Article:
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Wendnew LLC, was sued by its landlord -- The Gallery at Fulton Street, LLC -- for monetary damages arising from Wendnew's breach of its commercial lease. Within the context of a New York County Supreme Court case, the tenant disclaimed liability for $514,039.97 (some three years of rent being sought) since it had allegedly suffered a "constructive eviction" which annulled any obligation to remit payments.
Typically, a "constructive eviction" occurs when a landlord's "wrongful acts substantially and materially deprive the tenant of the beneficial use and enjoyment of the premises ... The tenant, however, must abandon possession in order to claim there was a constructive eviction." Barash v. Pennsylvania Terminal Real Estate Corp., 26 NY2d 77 (1970).
In this particular case, both the Supreme Court, and the Appellate Division, First Department, found a few problems with Wendnew's claim.
First, the tenant had an opportunity to raise the "constructive eviction" defense in a previously initiated summary nonpayment proceeding, but failed to do so. In fact, the tenant defaulted in that litigation -- that is, failed to appear in court to oppose the summary proceeding -- and a court-ordered eviction ensued. As a result, both the Supreme Court and the Appellate Division were of the opinion that this inaction prevented or "estopped" the tenant from raising the constructive-eviction defense in the Supreme Court case later filed by the landlord.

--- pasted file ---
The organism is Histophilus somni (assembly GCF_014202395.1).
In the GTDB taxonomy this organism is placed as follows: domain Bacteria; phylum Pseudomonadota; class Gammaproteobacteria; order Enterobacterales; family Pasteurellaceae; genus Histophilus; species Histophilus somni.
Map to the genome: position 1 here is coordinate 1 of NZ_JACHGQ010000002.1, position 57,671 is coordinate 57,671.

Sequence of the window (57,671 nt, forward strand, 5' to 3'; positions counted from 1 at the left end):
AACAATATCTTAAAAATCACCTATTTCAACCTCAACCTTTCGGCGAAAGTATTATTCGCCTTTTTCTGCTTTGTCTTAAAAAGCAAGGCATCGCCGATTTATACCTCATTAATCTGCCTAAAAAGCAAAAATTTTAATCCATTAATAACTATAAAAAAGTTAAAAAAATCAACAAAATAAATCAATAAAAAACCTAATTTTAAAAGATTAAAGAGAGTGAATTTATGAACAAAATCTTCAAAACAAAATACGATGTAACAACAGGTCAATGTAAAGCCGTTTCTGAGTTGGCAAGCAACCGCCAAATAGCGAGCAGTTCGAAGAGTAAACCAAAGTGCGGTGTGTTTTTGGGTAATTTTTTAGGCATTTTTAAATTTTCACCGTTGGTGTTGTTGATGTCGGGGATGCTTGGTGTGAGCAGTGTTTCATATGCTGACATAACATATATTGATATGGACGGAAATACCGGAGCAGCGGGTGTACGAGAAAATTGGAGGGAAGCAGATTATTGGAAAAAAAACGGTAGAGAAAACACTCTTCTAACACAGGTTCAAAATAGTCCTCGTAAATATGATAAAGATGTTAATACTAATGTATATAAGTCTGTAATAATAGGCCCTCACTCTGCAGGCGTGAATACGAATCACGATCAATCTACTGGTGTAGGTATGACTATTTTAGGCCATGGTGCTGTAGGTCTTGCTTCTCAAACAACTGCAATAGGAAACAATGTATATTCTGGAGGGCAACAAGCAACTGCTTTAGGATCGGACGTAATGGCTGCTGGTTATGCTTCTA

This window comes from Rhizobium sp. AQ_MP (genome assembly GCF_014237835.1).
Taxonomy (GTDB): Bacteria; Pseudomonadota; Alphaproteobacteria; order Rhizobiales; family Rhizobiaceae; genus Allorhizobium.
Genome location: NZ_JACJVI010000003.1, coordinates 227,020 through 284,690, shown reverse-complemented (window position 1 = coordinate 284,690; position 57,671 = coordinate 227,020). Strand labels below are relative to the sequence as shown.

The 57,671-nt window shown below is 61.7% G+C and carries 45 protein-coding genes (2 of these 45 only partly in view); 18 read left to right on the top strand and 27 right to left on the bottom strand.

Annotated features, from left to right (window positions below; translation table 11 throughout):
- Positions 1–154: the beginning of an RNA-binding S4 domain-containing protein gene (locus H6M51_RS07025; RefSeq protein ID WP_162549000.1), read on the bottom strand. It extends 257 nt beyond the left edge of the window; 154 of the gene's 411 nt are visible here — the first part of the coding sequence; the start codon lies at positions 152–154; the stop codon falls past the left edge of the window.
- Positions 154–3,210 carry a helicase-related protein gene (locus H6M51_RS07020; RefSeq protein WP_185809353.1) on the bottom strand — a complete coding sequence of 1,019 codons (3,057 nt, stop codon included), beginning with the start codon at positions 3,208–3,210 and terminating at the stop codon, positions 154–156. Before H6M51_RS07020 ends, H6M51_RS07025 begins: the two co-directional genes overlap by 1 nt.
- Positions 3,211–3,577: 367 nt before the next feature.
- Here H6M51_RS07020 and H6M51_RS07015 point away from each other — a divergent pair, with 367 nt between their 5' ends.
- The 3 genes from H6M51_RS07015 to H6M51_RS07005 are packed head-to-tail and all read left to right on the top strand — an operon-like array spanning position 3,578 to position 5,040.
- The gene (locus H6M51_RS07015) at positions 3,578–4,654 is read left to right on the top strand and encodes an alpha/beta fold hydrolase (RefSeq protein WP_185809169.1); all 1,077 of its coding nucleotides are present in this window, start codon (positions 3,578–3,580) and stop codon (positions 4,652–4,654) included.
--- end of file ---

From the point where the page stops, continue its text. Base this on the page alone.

Second, since the tenant did not abandon the subject space (prior to the court-ordered eviction), its constructive-eviction defense was not supportable as a matter of law. As the appellate court observed:

The prior summary proceeding, wherein plaintiff's petition for possession was granted, necessarily decided that defendants remained in possession and plaintiff had properly terminated the lease. A default judgment in a summary proceeding for non-payment of rent is conclusive between the parties as to any facts alleged in the petition or affidavit that are required to be alleged as a basis for the proceeding ... Defendants' continued possession was such a fact, and negates their constructive eviction defense.
And, finally, although the landlord-tenant relationship had been terminated by the issuance of a warrant of eviction in the nonpayment case, neither that termination nor the language of the parties' agreement relieved the tenant of its continuing liability under the lease.
This particular case clearly demonstrates that turning a blind eye to legal papers one receives -- even within a nonpayment or holdover proceeding -- could have severe consequences and forever foreclose a litigant's ability to wend anew.
For a copy of the Appellate Division's decision in Gallery at Fulton St., LLC v. Wendnew LLC, please click on the following link: